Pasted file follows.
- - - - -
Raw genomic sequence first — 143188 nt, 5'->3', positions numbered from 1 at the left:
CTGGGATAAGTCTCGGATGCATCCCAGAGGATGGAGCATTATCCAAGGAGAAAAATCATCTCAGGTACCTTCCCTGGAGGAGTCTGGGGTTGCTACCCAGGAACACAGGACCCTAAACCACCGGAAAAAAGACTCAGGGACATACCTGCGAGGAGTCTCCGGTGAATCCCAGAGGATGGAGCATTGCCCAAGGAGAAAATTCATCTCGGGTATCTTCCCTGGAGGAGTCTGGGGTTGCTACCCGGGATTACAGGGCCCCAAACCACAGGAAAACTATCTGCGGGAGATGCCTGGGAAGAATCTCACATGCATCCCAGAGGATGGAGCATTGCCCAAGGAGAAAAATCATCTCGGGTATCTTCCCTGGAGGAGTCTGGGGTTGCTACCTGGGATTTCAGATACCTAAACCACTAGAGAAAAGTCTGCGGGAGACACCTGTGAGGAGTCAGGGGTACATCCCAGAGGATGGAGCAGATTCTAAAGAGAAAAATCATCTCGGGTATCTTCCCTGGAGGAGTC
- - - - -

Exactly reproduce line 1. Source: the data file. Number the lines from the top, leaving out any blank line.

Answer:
Raw genomic sequence first — 143188 nt, 5'->3', positions numbered from 1 at the left: